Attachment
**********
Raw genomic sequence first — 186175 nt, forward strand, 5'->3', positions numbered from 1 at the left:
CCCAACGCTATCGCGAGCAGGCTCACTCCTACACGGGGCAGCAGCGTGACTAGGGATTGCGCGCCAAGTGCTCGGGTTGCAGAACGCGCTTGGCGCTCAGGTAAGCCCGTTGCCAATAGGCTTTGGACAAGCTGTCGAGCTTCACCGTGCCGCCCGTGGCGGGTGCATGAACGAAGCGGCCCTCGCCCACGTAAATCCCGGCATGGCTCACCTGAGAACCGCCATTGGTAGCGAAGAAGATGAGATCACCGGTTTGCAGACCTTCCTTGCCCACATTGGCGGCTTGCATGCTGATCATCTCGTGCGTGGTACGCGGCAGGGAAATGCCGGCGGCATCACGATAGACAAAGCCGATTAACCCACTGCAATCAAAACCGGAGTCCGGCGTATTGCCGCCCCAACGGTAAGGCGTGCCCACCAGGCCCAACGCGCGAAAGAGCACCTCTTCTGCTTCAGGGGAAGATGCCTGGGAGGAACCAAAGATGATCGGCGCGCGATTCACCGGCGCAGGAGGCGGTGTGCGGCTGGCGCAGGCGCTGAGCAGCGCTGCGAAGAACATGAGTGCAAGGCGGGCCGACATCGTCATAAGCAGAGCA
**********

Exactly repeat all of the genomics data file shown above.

Raw genomic sequence first — 186175 nt, forward strand, 5'->3', positions numbered from 1 at the left:
CCCAACGCTATCGCGAGCAGGCTCACTCCTACACGGGGCAGCAGCGTGACTAGGGATTGCGCGCCAAGTGCTCGGGTTGCAGAACGCGCTTGGCGCTCAGGTAAGCCCGTTGCCAATAGGCTTTGGACAAGCTGTCGAGCTTCACCGTGCCGCCCGTGGCGGGTGCATGAACGAAGCGGCCCTCGCCCACGTAAATCCCGGCATGGCTCACCTGAGAACCGCCATTGGTAGCGAAGAAGATGAGATCACCGGTTTGCAGACCTTCCTTGCCCACATTGGCGGCTTGCATGCTGATCATCTCGTGCGTGGTACGCGGCAGGGAAATGCCGGCGGCATCACGATAGACAAAGCCGATTAACCCACTGCAATCAAAACCGGAGTCCGGCGTATTGCCGCCCCAACGGTAAGGCGTGCCCACCAGGCCCAACGCGCGAAAGAGCACCTCTTCTGCTTCAGGGGAAGATGCCTGGGAGGAACCAAAGATGATCGGCGCGCGATTCACCGGCGCAGGAGGCGGTGTGCGGCTGGCGCAGGCGCTGAGCAGCGCTGCGAAGAACATGAGTGCAAGGCGGGCCGACATCGTCATAAGCAGAGCA